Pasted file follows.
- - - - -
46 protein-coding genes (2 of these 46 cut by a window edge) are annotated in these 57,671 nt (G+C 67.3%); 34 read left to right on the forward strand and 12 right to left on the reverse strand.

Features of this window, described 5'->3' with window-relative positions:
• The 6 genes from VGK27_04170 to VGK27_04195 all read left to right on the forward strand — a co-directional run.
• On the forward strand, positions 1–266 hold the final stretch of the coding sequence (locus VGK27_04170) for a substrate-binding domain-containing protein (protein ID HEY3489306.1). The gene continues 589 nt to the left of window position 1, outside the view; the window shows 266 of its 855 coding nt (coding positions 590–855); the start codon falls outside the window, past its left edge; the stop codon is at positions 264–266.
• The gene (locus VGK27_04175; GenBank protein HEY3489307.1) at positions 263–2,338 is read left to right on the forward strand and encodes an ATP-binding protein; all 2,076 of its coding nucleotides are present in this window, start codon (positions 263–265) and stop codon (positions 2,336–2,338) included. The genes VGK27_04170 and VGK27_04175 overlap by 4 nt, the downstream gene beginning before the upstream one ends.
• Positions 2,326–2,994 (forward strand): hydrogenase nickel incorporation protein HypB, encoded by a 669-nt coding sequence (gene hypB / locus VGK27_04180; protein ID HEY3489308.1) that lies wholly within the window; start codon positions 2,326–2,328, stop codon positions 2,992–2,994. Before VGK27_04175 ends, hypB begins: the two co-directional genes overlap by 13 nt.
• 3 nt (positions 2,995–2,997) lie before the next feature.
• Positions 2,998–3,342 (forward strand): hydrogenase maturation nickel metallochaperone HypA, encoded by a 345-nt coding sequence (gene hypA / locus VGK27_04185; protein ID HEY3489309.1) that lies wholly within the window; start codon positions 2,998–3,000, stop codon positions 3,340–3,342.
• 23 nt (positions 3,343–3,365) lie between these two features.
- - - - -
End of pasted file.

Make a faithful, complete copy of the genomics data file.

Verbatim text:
46 protein-coding genes (2 of these 46 cut by a window edge) are annotated in these 57,671 nt (G+C 67.3%); 34 read left to right on the forward strand and 12 right to left on the reverse strand.

Features of this window, described 5'->3' with window-relative positions:
• The 6 genes from VGK27_04170 to VGK27_04195 all read left to right on the forward strand — a co-directional run.
• On the forward strand, positions 1–266 hold the final stretch of the coding sequence (locus VGK27_04170) for a substrate-binding domain-containing protein (protein ID HEY3489306.1). The gene continues 589 nt to the left of window position 1, outside the view; the window shows 266 of its 855 coding nt (coding positions 590–855); the start codon falls outside the window, past its left edge; the stop codon is at positions 264–266.
• The gene (locus VGK27_04175; GenBank protein HEY3489307.1) at positions 263–2,338 is read left to right on the forward strand and encodes an ATP-binding protein; all 2,076 of its coding nucleotides are present in this window, start codon (positions 263–265) and stop codon (positions 2,336–2,338) included. The genes VGK27_04170 and VGK27_04175 overlap by 4 nt, the downstream gene beginning before the upstream one ends.
• Positions 2,326–2,994 (forward strand): hydrogenase nickel incorporation protein HypB, encoded by a 669-nt coding sequence (gene hypB / locus VGK27_04180; protein ID HEY3489308.1) that lies wholly within the window; start codon positions 2,326–2,328, stop codon positions 2,992–2,994. Before VGK27_04175 ends, hypB begins: the two co-directional genes overlap by 13 nt.
• 3 nt (positions 2,995–2,997) lie before the next feature.
• Positions 2,998–3,342 (forward strand): hydrogenase maturation nickel metallochaperone HypA, encoded by a 345-nt coding sequence (gene hypA / locus VGK27_04185; protein ID HEY3489309.1) that lies wholly within the window; start codon positions 2,998–3,000, stop codon positions 3,340–3,342.
• 23 nt (positions 3,343–3,365) lie between these two features.